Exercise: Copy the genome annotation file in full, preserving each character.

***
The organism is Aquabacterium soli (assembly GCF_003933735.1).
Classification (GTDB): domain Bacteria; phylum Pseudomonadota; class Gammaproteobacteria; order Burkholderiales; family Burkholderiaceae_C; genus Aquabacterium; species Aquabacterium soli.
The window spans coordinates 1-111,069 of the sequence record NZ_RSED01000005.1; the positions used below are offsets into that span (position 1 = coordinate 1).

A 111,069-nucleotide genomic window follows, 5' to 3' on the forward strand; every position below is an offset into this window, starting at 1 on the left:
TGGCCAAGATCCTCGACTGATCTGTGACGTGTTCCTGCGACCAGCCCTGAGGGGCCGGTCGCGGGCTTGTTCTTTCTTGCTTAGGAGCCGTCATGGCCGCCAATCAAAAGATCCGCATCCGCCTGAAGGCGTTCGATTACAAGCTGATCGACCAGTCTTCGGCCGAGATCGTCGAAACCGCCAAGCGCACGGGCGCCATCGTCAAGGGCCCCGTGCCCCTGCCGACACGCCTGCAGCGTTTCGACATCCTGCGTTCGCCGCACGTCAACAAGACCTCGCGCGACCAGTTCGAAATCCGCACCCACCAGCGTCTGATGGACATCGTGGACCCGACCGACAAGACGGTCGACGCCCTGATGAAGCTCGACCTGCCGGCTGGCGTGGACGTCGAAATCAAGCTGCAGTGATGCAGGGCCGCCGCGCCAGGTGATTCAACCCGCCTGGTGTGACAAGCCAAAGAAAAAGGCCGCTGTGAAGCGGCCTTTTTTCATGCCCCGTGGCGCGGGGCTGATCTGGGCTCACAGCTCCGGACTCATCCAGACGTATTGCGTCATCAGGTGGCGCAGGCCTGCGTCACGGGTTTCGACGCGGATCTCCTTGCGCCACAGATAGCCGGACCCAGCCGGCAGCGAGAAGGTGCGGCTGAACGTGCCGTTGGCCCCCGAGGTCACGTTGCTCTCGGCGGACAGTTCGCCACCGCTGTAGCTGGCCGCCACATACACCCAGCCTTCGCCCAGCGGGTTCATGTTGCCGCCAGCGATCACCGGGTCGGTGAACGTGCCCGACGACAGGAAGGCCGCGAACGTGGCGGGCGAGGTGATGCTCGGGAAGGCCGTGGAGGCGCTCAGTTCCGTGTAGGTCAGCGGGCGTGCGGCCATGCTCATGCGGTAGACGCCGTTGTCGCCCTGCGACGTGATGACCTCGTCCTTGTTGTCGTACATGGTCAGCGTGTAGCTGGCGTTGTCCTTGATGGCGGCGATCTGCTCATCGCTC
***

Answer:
The organism is Aquabacterium soli (assembly GCF_003933735.1).
Classification (GTDB): domain Bacteria; phylum Pseudomonadota; class Gammaproteobacteria; order Burkholderiales; family Burkholderiaceae_C; genus Aquabacterium; species Aquabacterium soli.
The window spans coordinates 1-111,069 of the sequence record NZ_RSED01000005.1; the positions used below are offsets into that span (position 1 = coordinate 1).

A 111,069-nucleotide genomic window follows, 5' to 3' on the forward strand; every position below is an offset into this window, starting at 1 on the left:
TGGCCAAGATCCTCGACTGATCTGTGACGTGTTCCTGCGACCAGCCCTGAGGGGCCGGTCGCGGGCTTGTTCTTTCTTGCTTAGGAGCCGTCATGGCCGCCAATCAAAAGATCCGCATCCGCCTGAAGGCGTTCGATTACAAGCTGATCGACCAGTCTTCGGCCGAGATCGTCGAAACCGCCAAGCGCACGGGCGCCATCGTCAAGGGCCCCGTGCCCCTGCCGACACGCCTGCAGCGTTTCGACATCCTGCGTTCGCCGCACGTCAACAAGACCTCGCGCGACCAGTTCGAAATCCGCACCCACCAGCGTCTGATGGACATCGTGGACCCGACCGACAAGACGGTCGACGCCCTGATGAAGCTCGACCTGCCGGCTGGCGTGGACGTCGAAATCAAGCTGCAGTGATGCAGGGCCGCCGCGCCAGGTGATTCAACCCGCCTGGTGTGACAAGCCAAAGAAAAAGGCCGCTGTGAAGCGGCCTTTTTTCATGCCCCGTGGCGCGGGGCTGATCTGGGCTCACAGCTCCGGACTCATCCAGACGTATTGCGTCATCAGGTGGCGCAGGCCTGCGTCACGGGTTTCGACGCGGATCTCCTTGCGCCACAGATAGCCGGACCCAGCCGGCAGCGAGAAGGTGCGGCTGAACGTGCCGTTGGCCCCCGAGGTCACGTTGCTCTCGGCGGACAGTTCGCCACCGCTGTAGCTGGCCGCCACATACACCCAGCCTTCGCCCAGCGGGTTCATGTTGCCGCCAGCGATCACCGGGTCGGTGAACGTGCCCGACGACAGGAAGGCCGCGAACGTGGCGGGCGAGGTGATGCTCGGGAAGGCCGTGGAGGCGCTCAGTTCCGTGTAGGTCAGCGGGCGTGCGGCCATGCTCATGCGGTAGACGCCGTTGTCGCCCTGCGACGTGATGACCTCGTCCTTGTTGTCGTACATGGTCAGCGTGTAGCTGGCGTTGTCCTTGATGGCGGCGATCTGCTCATCGCTC